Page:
DENVER, March 25 – Michigan star defenseman Jack Johnson is negotiating a contract with the Los Angeles Kings today, ending speculation of whether the sophomore would forgo his two remaining years of eligibility.
Johnson confirmed his departure in an exclusive interview with The Michigan Daily this afternoon.
“I thought I was ready for a new challenge,” Johnson said. “With all my close friends, the seniors, gone now and everything, I thought it was time for me to pretty much go for a new challenge.”
Following Michigan’s 8-5 loss to North Dakota Saturday night in the NCAA West Regional semifinals in Denver, the team flew back to Ann Arbor, but Johnson and his family stayed behind. Johnson’s agent, Pat Brisson, and Kings general manager Dean Lombardi worked out the details of the contract.
“I’ll be flying from Denver to Los Angeles,” Johnson said. “Everything’s done except for they’re negotiating bonuses.”
Johnson said he will be in the Kings’ lineup Tuesday night when they play on the road against the San Jose Sharks. Los Angeles, which is out of contention for a playoff berth, has six games remaining in its schedule.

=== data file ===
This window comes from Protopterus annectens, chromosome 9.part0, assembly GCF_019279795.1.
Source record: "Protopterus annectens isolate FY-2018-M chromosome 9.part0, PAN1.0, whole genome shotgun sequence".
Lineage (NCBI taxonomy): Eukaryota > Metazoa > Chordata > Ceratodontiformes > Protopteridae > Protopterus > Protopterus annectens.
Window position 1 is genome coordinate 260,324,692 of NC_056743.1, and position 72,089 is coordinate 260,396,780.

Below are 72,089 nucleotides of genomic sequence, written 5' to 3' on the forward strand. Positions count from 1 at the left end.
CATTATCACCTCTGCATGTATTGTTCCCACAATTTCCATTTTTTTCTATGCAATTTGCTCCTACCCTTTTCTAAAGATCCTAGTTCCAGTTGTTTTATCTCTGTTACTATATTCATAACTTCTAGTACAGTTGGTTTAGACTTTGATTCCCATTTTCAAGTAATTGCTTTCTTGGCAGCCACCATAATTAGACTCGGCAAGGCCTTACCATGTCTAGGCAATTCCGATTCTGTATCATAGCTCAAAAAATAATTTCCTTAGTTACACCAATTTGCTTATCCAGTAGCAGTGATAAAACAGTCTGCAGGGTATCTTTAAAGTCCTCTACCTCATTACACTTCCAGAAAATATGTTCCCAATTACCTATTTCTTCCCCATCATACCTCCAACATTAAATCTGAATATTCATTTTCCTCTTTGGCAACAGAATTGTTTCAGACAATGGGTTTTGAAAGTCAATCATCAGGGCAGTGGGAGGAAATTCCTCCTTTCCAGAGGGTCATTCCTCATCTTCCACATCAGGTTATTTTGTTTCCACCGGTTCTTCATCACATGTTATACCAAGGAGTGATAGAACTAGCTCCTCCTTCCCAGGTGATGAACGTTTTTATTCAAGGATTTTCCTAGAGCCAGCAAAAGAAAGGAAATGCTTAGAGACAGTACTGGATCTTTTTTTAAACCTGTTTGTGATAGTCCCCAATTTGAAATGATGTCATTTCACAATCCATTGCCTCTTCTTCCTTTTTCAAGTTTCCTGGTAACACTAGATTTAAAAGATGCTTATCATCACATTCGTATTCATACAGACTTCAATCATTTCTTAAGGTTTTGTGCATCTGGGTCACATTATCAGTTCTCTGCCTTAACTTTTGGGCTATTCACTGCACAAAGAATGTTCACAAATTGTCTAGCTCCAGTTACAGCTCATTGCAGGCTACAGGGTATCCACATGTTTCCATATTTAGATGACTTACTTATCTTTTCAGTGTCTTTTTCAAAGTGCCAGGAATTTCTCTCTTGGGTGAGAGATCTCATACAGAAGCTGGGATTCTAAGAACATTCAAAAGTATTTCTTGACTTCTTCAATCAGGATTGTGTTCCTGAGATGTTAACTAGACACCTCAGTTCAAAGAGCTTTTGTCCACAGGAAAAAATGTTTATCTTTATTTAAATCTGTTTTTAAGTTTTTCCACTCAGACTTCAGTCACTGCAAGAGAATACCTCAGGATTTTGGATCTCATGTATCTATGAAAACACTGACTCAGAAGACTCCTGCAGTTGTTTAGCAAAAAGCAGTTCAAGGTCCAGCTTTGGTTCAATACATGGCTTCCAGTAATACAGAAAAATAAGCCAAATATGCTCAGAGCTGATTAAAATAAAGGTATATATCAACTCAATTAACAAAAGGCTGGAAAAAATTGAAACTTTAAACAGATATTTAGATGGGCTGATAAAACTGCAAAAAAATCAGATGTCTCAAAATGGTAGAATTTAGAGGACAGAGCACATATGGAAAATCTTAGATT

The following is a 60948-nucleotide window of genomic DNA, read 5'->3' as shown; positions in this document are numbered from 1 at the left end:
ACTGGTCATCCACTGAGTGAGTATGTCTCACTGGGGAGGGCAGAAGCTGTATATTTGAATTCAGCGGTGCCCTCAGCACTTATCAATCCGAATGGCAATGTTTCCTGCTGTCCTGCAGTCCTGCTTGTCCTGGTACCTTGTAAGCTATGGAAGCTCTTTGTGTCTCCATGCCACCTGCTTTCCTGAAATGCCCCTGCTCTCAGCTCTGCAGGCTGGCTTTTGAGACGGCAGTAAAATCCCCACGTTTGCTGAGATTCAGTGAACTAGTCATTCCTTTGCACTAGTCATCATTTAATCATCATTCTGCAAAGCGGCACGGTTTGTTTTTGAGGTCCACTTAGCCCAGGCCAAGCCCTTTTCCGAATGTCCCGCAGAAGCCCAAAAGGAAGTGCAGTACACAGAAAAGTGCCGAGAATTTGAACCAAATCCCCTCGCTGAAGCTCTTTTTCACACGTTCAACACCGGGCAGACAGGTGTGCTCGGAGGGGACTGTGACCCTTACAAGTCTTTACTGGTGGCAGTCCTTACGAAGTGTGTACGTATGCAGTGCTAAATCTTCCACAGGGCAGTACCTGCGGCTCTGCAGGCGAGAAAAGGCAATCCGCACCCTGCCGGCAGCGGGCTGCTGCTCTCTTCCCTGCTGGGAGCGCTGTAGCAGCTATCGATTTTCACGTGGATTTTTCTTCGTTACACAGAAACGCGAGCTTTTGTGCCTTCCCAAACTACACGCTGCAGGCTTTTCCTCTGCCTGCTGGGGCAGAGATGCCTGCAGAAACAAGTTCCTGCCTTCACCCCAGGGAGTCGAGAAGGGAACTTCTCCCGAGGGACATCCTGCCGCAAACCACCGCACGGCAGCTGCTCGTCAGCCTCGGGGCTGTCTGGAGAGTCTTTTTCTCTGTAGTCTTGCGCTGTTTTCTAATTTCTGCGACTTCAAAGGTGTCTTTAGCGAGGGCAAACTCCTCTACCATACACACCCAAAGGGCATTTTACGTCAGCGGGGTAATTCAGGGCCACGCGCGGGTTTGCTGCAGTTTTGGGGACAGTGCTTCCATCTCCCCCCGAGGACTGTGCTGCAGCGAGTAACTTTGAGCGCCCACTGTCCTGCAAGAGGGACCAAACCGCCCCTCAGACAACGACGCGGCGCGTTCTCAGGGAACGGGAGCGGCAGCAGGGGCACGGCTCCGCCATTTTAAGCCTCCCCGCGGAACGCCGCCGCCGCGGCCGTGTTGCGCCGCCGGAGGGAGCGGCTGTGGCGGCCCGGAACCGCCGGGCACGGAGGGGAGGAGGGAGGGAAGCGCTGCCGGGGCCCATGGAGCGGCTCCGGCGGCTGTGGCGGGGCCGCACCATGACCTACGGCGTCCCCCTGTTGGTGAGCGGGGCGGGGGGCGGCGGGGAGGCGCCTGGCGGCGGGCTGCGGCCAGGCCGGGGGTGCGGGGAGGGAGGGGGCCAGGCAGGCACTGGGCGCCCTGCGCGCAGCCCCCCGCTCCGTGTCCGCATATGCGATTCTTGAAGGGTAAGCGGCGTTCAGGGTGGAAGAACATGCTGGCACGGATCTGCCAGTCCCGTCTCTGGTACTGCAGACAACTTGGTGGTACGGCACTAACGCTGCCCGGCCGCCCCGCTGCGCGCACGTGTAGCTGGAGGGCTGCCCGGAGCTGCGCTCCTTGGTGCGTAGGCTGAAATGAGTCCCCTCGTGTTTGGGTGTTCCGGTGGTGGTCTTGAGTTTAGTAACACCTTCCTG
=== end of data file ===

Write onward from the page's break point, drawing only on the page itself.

According to his father, Johnson will return to Ann Arbor following the Kings’ season and is enrolled in spring term classes at Michigan.
“He’s only going to be gone for three weeks,” Jack Johnson, Sr. said. “He’s coming back. He’s going to get a degree from Michigan. That’s the No. 1 thing – he promised (Michigan coach Red Berenson) he will graduate.”
The Ann Arbor native came to Michigan already drafted third overall in the 2005 NHL Entry Draft by the Carolina Hurricanes. Some analysts believed Johnson should have signed with Carolina then, but the defenseman was firm in his decision to play for the Wolverines.
The Hurricanes offered multiple contracts to Johnson throughout his first year. On Oct. 1 2006, after Johnson had rejected another offer, Carolina traded his rights and defenseman Oleg Tverdovsky to Los Angeles for forward Eric Belanger and defenseman Tim Gleason.
Johnson’s continued dedication to Michigan resulted in more criticism from hockey analysts.
“They don’t understand why a kid would turn down the NHL,” his father said. “They think everybody would cut off their right arm to play in the NHL. Yeah, Jack wants to, but he had this dream first.”
Johnson’s father also said that Berenson supported the 20-year-old’s decision. The 23-year Michigan coach had often told Johnson that when he was ready to leave, Berenson would drive him to the airport.
Johnson notified Berenson of his decision a week ago.
“I have no regrets about coming here, being a Wolverine,” Johnson said. “I’m still proud as hell to be one.”
– Ian Robinson and Nate Sandals contributed to this report.